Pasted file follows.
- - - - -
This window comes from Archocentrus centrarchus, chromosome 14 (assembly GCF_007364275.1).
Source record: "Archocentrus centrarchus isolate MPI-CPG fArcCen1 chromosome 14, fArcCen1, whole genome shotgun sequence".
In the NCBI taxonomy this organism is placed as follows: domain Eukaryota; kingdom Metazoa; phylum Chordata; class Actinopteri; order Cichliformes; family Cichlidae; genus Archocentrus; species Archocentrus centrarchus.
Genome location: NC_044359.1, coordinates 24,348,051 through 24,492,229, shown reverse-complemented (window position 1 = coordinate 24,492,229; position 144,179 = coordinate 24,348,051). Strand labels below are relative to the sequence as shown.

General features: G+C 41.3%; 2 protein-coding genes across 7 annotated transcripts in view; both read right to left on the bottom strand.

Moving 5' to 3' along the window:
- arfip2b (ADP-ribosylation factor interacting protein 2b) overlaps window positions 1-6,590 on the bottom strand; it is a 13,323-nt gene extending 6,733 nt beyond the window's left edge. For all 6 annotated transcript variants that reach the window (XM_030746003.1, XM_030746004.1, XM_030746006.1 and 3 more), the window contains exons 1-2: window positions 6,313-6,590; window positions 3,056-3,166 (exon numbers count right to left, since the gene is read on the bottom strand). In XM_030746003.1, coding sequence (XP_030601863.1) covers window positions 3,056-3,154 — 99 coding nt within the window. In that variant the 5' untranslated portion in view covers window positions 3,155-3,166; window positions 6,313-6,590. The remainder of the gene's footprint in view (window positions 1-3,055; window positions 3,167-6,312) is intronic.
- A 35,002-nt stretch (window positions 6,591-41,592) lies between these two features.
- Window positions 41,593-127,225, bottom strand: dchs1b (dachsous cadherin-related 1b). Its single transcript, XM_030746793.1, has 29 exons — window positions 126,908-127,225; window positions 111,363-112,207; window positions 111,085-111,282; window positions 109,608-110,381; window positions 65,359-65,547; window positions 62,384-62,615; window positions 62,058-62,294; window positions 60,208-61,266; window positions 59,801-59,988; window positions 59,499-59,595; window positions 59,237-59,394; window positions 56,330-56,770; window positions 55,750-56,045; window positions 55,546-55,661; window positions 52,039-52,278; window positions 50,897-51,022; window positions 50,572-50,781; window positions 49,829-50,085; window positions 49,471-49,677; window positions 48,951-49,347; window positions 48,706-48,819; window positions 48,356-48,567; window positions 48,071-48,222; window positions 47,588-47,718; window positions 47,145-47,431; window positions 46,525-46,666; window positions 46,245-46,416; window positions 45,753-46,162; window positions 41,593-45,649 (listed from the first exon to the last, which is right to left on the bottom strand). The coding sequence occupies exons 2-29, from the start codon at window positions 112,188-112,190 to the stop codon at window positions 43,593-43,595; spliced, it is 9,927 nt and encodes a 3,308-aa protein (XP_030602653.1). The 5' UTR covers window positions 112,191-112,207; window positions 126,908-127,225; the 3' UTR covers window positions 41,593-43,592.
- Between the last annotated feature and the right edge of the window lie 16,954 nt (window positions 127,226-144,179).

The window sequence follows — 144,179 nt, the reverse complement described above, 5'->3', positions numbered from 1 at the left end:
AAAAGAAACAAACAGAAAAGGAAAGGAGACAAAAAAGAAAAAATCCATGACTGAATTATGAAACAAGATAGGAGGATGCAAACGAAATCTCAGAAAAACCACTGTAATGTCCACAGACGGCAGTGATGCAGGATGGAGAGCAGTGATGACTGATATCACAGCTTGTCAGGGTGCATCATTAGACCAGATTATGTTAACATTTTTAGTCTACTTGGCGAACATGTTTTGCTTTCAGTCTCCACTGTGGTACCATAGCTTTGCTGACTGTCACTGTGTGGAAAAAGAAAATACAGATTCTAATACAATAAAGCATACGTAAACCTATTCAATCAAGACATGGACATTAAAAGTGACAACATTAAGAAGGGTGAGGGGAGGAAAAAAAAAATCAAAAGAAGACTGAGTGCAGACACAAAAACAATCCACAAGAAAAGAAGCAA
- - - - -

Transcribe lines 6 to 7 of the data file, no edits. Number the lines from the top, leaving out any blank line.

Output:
Moving 5' to 3' along the window:
- arfip2b (ADP-ribosylation factor interacting protein 2b) overlaps window positions 1-6,590 on the bottom strand; it is a 13,323-nt gene extending 6,733 nt beyond the window's left edge. For all 6 annotated transcript variants that reach the window (XM_030746003.1, XM_030746004.1, XM_030746006.1 and 3 more), the window contains exons 1-2: window positions 6,313-6,590; window positions 3,056-3,166 (exon numbers count right to left, since the gene is read on the bottom strand). In XM_030746003.1, coding sequence (XP_030601863.1) covers window positions 3,056-3,154 — 99 coding nt within the window. In that variant the 5' untranslated portion in view covers window positions 3,155-3,166; window positions 6,313-6,590. The remainder of the gene's footprint in view (window positions 1-3,055; window positions 3,167-6,312) is intronic.